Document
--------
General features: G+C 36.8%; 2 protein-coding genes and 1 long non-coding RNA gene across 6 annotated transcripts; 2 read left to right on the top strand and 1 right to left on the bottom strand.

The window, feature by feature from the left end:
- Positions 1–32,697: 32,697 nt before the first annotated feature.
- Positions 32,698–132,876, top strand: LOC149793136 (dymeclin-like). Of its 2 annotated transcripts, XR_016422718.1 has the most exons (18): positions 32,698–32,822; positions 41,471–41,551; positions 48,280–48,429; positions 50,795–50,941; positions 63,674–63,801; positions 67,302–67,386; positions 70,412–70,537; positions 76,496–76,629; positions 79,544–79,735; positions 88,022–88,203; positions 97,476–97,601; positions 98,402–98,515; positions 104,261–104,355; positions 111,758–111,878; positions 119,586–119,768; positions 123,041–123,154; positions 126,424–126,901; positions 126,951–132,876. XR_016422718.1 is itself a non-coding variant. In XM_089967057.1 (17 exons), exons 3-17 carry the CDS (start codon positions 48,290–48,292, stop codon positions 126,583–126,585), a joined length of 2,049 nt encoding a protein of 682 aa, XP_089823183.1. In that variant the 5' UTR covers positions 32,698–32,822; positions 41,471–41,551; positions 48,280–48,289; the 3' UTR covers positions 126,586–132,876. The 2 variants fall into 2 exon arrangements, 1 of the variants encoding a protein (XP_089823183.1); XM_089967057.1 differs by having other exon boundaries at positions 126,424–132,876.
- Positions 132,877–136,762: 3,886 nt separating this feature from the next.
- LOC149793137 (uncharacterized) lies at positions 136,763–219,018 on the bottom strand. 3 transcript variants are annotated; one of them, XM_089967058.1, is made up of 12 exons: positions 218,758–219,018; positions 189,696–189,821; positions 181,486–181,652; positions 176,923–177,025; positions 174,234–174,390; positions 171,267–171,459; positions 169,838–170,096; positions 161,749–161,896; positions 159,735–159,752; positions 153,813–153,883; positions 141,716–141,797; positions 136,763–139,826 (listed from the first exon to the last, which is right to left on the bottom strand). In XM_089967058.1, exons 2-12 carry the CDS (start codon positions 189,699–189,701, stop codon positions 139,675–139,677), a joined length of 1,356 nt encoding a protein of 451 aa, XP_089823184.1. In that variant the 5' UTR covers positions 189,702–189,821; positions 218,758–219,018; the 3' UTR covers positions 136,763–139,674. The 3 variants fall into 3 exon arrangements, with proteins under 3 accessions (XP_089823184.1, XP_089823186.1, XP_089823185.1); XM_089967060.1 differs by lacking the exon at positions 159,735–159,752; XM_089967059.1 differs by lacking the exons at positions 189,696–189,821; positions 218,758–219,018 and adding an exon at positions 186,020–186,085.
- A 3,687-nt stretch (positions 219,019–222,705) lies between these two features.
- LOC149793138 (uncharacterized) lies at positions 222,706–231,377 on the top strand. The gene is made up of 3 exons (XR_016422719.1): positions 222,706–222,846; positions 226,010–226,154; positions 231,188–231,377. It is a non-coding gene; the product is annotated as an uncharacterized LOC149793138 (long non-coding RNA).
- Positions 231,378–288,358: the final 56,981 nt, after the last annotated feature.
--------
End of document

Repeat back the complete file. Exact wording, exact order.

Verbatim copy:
General features: G+C 36.8%; 2 protein-coding genes and 1 long non-coding RNA gene across 6 annotated transcripts; 2 read left to right on the top strand and 1 right to left on the bottom strand.

The window, feature by feature from the left end:
- Positions 1–32,697: 32,697 nt before the first annotated feature.
- Positions 32,698–132,876, top strand: LOC149793136 (dymeclin-like). Of its 2 annotated transcripts, XR_016422718.1 has the most exons (18): positions 32,698–32,822; positions 41,471–41,551; positions 48,280–48,429; positions 50,795–50,941; positions 63,674–63,801; positions 67,302–67,386; positions 70,412–70,537; positions 76,496–76,629; positions 79,544–79,735; positions 88,022–88,203; positions 97,476–97,601; positions 98,402–98,515; positions 104,261–104,355; positions 111,758–111,878; positions 119,586–119,768; positions 123,041–123,154; positions 126,424–126,901; positions 126,951–132,876. XR_016422718.1 is itself a non-coding variant. In XM_089967057.1 (17 exons), exons 3-17 carry the CDS (start codon positions 48,290–48,292, stop codon positions 126,583–126,585), a joined length of 2,049 nt encoding a protein of 682 aa, XP_089823183.1. In that variant the 5' UTR covers positions 32,698–32,822; positions 41,471–41,551; positions 48,280–48,289; the 3' UTR covers positions 126,586–132,876. The 2 variants fall into 2 exon arrangements, 1 of the variants encoding a protein (XP_089823183.1); XM_089967057.1 differs by having other exon boundaries at positions 126,424–132,876.
- Positions 132,877–136,762: 3,886 nt separating this feature from the next.
- LOC149793137 (uncharacterized) lies at positions 136,763–219,018 on the bottom strand. 3 transcript variants are annotated; one of them, XM_089967058.1, is made up of 12 exons: positions 218,758–219,018; positions 189,696–189,821; positions 181,486–181,652; positions 176,923–177,025; positions 174,234–174,390; positions 171,267–171,459; positions 169,838–170,096; positions 161,749–161,896; positions 159,735–159,752; positions 153,813–153,883; positions 141,716–141,797; positions 136,763–139,826 (listed from the first exon to the last, which is right to left on the bottom strand). In XM_089967058.1, exons 2-12 carry the CDS (start codon positions 189,699–189,701, stop codon positions 139,675–139,677), a joined length of 1,356 nt encoding a protein of 451 aa, XP_089823184.1. In that variant the 5' UTR covers positions 189,702–189,821; positions 218,758–219,018; the 3' UTR covers positions 136,763–139,674. The 3 variants fall into 3 exon arrangements, with proteins under 3 accessions (XP_089823184.1, XP_089823186.1, XP_089823185.1); XM_089967060.1 differs by lacking the exon at positions 159,735–159,752; XM_089967059.1 differs by lacking the exons at positions 189,696–189,821; positions 218,758–219,018 and adding an exon at positions 186,020–186,085.
- A 3,687-nt stretch (positions 219,019–222,705) lies between these two features.
- LOC149793138 (uncharacterized) lies at positions 222,706–231,377 on the top strand. The gene is made up of 3 exons (XR_016422719.1): positions 222,706–222,846; positions 226,010–226,154; positions 231,188–231,377. It is a non-coding gene; the product is annotated as an uncharacterized LOC149793138 (long non-coding RNA).
- Positions 231,378–288,358: the final 56,981 nt, after the last annotated feature.